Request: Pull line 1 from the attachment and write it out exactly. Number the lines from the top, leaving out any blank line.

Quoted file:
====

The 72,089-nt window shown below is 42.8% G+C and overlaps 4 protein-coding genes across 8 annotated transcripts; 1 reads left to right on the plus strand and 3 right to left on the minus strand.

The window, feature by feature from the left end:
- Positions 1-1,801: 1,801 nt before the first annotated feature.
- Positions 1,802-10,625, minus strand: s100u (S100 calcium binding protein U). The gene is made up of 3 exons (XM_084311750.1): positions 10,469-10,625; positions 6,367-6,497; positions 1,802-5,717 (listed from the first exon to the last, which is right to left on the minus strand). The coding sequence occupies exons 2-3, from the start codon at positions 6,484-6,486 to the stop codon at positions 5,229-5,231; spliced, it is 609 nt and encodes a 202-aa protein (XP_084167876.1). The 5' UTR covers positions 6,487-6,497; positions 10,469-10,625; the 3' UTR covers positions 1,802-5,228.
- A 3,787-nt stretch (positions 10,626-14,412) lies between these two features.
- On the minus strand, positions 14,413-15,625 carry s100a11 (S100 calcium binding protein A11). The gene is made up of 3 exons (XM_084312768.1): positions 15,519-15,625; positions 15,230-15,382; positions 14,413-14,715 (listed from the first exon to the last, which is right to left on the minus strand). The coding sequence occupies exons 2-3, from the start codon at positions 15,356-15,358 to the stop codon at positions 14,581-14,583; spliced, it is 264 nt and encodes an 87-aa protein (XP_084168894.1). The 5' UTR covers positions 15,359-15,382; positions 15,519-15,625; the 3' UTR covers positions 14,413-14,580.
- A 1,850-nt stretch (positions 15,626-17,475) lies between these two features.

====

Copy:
The 72,089-nt window shown below is 42.8% G+C and overlaps 4 protein-coding genes across 8 annotated transcripts; 1 reads left to right on the plus strand and 3 right to left on the minus strand.